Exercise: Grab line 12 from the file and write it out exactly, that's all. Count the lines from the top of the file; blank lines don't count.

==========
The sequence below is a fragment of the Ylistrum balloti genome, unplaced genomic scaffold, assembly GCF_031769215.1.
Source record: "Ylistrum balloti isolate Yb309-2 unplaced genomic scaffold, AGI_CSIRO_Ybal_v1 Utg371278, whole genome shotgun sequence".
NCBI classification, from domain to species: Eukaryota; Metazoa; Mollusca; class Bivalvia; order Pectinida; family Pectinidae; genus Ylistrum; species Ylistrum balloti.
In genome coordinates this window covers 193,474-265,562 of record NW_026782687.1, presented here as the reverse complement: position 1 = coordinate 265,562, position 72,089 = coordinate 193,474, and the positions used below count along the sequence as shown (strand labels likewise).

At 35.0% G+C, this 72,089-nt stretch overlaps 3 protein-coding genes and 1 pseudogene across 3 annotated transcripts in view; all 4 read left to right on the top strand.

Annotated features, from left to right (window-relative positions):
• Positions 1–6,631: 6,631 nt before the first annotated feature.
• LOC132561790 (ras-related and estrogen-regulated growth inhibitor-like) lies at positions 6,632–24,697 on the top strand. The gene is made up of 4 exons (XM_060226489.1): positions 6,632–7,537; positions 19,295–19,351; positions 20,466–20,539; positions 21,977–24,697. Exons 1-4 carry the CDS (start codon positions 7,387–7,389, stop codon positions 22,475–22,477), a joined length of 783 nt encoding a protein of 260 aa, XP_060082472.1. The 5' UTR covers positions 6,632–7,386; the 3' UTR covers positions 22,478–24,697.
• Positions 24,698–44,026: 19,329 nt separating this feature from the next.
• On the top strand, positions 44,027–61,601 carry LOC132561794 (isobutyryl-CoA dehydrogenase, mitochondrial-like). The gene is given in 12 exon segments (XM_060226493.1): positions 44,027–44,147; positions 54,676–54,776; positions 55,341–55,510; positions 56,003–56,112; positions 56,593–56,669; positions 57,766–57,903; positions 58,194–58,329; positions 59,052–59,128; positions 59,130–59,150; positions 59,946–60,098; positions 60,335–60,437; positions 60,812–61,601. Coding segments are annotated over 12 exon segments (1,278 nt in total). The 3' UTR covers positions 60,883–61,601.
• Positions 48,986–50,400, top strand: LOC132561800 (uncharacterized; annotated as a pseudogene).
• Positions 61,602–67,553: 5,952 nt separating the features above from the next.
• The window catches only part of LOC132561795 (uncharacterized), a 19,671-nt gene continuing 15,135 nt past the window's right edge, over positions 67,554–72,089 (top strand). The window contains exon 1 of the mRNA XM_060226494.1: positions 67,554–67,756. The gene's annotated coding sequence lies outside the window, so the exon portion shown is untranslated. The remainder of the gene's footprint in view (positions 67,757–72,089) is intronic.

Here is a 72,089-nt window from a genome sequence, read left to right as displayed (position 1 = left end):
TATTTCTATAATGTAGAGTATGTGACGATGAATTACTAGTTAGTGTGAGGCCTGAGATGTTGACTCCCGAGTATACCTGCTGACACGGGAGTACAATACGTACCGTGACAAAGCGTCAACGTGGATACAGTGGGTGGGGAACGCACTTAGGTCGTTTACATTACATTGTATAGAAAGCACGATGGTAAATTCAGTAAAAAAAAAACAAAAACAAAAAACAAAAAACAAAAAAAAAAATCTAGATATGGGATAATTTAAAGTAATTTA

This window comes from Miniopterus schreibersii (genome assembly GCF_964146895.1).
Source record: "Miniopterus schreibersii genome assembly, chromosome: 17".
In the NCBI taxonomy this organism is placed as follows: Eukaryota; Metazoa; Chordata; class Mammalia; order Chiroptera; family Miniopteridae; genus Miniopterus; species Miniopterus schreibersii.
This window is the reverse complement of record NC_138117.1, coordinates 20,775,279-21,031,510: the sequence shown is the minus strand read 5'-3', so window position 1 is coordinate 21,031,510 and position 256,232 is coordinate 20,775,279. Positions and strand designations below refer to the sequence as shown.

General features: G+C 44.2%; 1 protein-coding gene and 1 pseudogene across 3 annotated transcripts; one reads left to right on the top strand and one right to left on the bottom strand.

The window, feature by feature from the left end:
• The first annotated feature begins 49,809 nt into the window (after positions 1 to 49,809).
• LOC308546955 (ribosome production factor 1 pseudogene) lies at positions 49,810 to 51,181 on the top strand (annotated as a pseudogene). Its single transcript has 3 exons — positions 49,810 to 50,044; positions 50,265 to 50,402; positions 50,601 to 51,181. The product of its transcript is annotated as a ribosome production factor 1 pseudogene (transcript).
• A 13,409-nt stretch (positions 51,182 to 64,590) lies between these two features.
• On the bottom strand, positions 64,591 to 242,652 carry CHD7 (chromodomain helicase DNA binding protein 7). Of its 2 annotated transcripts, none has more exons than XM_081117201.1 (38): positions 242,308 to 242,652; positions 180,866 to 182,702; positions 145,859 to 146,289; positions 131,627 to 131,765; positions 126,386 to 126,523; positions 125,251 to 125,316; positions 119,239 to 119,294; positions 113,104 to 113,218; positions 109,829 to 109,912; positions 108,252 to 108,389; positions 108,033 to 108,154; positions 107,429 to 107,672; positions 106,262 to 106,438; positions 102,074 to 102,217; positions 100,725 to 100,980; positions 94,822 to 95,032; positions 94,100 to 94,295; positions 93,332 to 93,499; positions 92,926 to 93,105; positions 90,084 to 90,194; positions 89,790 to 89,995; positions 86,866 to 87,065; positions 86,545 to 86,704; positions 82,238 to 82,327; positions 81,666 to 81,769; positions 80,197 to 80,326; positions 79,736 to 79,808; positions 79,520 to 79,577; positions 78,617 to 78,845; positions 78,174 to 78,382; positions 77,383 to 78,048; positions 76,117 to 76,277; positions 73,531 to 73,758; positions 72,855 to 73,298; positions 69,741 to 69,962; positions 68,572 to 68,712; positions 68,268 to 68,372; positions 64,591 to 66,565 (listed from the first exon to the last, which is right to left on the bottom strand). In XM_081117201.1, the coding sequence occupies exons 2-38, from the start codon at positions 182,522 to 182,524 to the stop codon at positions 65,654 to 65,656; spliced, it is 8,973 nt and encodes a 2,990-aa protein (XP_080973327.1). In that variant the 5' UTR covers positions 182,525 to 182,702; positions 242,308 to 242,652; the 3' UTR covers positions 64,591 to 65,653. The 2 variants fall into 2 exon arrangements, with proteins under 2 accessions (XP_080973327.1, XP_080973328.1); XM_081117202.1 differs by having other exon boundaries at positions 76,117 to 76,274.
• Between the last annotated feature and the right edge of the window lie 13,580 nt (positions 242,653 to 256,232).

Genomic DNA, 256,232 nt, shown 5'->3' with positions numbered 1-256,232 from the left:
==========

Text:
• Positions 61,602–67,553: 5,952 nt separating the features above from the next.